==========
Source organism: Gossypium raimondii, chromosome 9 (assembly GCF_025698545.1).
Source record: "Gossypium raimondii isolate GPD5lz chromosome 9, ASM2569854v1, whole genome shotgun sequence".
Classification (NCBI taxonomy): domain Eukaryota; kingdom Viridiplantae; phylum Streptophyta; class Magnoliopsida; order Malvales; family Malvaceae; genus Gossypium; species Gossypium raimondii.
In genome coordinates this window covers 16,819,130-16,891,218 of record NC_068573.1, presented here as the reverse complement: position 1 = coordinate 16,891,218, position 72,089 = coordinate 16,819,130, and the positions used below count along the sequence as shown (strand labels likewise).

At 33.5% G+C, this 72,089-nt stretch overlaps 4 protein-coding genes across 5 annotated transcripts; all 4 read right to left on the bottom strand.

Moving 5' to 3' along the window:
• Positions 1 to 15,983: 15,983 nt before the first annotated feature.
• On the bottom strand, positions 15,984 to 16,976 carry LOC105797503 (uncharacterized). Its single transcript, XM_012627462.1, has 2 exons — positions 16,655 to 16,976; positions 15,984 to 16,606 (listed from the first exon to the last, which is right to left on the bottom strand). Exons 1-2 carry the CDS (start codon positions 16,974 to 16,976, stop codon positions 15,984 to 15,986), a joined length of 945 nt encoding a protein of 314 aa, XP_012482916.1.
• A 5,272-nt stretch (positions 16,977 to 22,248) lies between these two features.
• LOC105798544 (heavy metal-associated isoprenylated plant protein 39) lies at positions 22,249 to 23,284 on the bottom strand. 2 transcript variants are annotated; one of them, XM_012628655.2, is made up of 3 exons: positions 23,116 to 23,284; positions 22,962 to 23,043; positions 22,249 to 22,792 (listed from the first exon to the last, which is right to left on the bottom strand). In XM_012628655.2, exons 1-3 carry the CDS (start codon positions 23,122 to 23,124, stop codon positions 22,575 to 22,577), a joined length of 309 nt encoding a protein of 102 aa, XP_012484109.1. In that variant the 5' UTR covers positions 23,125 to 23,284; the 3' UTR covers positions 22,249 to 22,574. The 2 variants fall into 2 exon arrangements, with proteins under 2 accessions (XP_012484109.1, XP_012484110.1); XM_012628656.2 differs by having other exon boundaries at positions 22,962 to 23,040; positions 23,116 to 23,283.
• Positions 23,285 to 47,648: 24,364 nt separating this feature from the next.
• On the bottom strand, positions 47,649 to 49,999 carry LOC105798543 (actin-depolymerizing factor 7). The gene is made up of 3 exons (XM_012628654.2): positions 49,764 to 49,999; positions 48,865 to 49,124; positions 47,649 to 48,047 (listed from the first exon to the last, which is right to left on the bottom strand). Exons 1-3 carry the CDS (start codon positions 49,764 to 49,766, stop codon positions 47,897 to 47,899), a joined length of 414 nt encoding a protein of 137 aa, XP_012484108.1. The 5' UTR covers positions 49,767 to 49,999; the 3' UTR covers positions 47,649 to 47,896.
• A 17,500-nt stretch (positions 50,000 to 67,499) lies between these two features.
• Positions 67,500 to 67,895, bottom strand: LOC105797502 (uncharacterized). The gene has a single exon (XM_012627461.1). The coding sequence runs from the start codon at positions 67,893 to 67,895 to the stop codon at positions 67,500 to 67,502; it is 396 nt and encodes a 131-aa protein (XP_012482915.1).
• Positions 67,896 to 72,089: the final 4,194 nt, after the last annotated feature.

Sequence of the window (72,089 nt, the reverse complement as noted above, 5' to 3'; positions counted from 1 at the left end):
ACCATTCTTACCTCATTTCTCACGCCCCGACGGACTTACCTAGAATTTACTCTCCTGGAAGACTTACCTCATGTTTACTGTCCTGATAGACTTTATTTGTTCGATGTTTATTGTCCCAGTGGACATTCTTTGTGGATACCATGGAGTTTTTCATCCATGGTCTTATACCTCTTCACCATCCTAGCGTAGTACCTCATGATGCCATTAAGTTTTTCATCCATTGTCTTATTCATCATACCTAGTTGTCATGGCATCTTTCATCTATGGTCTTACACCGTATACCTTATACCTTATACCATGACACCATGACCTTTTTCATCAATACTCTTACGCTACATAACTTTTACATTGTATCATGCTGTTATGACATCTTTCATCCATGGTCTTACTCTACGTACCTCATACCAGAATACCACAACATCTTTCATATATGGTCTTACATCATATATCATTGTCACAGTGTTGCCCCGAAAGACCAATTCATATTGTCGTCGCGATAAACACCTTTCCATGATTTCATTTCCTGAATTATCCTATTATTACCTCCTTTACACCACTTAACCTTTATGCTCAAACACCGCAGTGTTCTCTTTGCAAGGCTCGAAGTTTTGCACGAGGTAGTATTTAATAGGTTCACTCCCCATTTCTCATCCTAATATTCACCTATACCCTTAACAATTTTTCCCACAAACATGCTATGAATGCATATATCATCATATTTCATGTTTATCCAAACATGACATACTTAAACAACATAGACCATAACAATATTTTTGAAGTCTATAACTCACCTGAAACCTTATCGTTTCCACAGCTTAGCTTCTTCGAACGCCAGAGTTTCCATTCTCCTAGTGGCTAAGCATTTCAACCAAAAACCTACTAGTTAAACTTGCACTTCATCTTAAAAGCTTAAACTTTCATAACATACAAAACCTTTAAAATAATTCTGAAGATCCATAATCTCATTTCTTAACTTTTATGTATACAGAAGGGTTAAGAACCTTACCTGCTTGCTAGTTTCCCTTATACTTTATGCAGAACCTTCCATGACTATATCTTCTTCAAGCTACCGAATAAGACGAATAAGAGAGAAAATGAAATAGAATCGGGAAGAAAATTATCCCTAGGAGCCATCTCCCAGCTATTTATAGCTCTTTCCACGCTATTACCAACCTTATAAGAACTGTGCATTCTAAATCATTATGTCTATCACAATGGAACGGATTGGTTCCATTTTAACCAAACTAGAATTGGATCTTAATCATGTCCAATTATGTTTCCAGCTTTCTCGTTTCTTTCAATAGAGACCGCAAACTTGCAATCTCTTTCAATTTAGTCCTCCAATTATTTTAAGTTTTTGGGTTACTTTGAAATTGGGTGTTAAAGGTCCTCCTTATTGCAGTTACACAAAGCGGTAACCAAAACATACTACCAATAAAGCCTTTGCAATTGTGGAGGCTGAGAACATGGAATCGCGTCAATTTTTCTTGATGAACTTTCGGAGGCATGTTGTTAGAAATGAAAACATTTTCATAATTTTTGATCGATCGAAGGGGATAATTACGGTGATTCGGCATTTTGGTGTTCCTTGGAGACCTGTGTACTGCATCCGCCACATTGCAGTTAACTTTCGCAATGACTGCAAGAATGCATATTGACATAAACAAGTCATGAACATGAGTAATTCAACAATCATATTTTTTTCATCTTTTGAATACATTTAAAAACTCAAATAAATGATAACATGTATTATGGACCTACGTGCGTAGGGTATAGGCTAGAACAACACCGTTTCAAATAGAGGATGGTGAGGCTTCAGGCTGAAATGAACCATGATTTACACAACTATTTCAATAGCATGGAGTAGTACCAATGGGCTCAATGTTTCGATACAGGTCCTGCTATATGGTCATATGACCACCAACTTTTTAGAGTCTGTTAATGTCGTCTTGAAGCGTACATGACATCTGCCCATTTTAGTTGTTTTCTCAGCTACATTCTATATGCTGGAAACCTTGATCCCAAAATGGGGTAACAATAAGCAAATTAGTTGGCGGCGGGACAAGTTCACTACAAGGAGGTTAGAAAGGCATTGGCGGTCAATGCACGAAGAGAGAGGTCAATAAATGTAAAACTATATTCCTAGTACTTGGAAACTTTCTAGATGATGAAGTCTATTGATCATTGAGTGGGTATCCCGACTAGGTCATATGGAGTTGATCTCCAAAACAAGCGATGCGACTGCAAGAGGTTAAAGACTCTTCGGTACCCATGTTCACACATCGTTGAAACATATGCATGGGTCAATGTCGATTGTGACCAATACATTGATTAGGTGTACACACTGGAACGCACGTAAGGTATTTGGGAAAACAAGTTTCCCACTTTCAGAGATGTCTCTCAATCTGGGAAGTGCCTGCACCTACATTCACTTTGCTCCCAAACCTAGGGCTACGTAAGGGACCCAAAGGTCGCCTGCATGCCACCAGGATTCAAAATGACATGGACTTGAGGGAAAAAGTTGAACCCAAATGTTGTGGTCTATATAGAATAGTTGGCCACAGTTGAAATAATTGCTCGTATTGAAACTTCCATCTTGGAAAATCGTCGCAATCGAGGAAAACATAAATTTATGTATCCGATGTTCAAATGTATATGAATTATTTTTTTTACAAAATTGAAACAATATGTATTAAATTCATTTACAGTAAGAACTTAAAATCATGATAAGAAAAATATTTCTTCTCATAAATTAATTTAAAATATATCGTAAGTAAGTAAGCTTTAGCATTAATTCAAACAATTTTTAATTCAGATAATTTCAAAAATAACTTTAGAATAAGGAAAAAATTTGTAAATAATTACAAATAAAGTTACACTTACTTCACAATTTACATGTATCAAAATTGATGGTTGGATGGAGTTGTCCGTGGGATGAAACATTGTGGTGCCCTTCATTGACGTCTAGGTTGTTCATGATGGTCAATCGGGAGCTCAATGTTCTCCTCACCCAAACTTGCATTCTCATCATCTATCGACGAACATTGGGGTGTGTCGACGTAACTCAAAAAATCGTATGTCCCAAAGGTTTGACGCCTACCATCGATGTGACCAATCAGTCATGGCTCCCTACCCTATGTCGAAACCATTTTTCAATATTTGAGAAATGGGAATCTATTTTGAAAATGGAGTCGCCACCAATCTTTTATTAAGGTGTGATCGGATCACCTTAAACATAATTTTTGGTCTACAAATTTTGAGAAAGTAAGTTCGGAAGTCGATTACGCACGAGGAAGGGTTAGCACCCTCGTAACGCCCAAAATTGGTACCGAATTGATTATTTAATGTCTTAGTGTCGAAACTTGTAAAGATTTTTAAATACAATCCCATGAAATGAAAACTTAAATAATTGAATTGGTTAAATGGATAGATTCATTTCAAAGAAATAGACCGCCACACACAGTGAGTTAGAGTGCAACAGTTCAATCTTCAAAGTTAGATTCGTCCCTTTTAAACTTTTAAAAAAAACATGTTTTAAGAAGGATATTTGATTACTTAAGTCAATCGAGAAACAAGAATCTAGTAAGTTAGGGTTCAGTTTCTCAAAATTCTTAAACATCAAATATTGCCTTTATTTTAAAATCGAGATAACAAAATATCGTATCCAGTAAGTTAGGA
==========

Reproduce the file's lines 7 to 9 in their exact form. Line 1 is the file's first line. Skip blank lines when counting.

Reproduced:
• Positions 1 to 15,983: 15,983 nt before the first annotated feature.
• On the bottom strand, positions 15,984 to 16,976 carry LOC105797503 (uncharacterized). Its single transcript, XM_012627462.1, has 2 exons — positions 16,655 to 16,976; positions 15,984 to 16,606 (listed from the first exon to the last, which is right to left on the bottom strand). Exons 1-2 carry the CDS (start codon positions 16,974 to 16,976, stop codon positions 15,984 to 15,986), a joined length of 945 nt encoding a protein of 314 aa, XP_012482916.1.
• A 5,272-nt stretch (positions 16,977 to 22,248) lies between these two features.